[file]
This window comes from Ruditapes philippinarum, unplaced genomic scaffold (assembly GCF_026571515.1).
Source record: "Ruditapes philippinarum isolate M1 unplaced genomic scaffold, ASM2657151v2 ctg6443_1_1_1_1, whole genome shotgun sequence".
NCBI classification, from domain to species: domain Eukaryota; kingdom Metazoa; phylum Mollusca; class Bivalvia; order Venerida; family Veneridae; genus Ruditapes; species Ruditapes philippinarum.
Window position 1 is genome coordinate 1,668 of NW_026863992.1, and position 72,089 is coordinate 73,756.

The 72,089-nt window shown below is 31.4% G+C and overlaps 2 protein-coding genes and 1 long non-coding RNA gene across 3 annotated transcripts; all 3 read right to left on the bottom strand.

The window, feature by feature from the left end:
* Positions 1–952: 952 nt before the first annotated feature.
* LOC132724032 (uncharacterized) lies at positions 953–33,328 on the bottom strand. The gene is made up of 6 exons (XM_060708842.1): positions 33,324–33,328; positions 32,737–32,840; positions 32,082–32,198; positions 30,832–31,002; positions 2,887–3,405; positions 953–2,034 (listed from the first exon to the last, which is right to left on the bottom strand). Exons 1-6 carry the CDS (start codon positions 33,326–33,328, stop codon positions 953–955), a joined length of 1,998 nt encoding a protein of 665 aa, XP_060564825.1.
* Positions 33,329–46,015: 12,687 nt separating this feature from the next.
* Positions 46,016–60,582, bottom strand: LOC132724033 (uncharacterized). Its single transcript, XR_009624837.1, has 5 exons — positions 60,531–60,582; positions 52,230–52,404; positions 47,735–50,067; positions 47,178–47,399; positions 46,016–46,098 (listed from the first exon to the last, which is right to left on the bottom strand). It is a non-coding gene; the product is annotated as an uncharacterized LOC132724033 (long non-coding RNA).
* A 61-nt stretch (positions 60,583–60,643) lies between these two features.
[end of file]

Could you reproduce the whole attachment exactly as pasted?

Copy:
This window comes from Ruditapes philippinarum, unplaced genomic scaffold (assembly GCF_026571515.1).
Source record: "Ruditapes philippinarum isolate M1 unplaced genomic scaffold, ASM2657151v2 ctg6443_1_1_1_1, whole genome shotgun sequence".
NCBI classification, from domain to species: domain Eukaryota; kingdom Metazoa; phylum Mollusca; class Bivalvia; order Venerida; family Veneridae; genus Ruditapes; species Ruditapes philippinarum.
Window position 1 is genome coordinate 1,668 of NW_026863992.1, and position 72,089 is coordinate 73,756.

The 72,089-nt window shown below is 31.4% G+C and overlaps 2 protein-coding genes and 1 long non-coding RNA gene across 3 annotated transcripts; all 3 read right to left on the bottom strand.

The window, feature by feature from the left end:
* Positions 1–952: 952 nt before the first annotated feature.
* LOC132724032 (uncharacterized) lies at positions 953–33,328 on the bottom strand. The gene is made up of 6 exons (XM_060708842.1): positions 33,324–33,328; positions 32,737–32,840; positions 32,082–32,198; positions 30,832–31,002; positions 2,887–3,405; positions 953–2,034 (listed from the first exon to the last, which is right to left on the bottom strand). Exons 1-6 carry the CDS (start codon positions 33,326–33,328, stop codon positions 953–955), a joined length of 1,998 nt encoding a protein of 665 aa, XP_060564825.1.
* Positions 33,329–46,015: 12,687 nt separating this feature from the next.
* Positions 46,016–60,582, bottom strand: LOC132724033 (uncharacterized). Its single transcript, XR_009624837.1, has 5 exons — positions 60,531–60,582; positions 52,230–52,404; positions 47,735–50,067; positions 47,178–47,399; positions 46,016–46,098 (listed from the first exon to the last, which is right to left on the bottom strand). It is a non-coding gene; the product is annotated as an uncharacterized LOC132724033 (long non-coding RNA).
* A 61-nt stretch (positions 60,583–60,643) lies between these two features.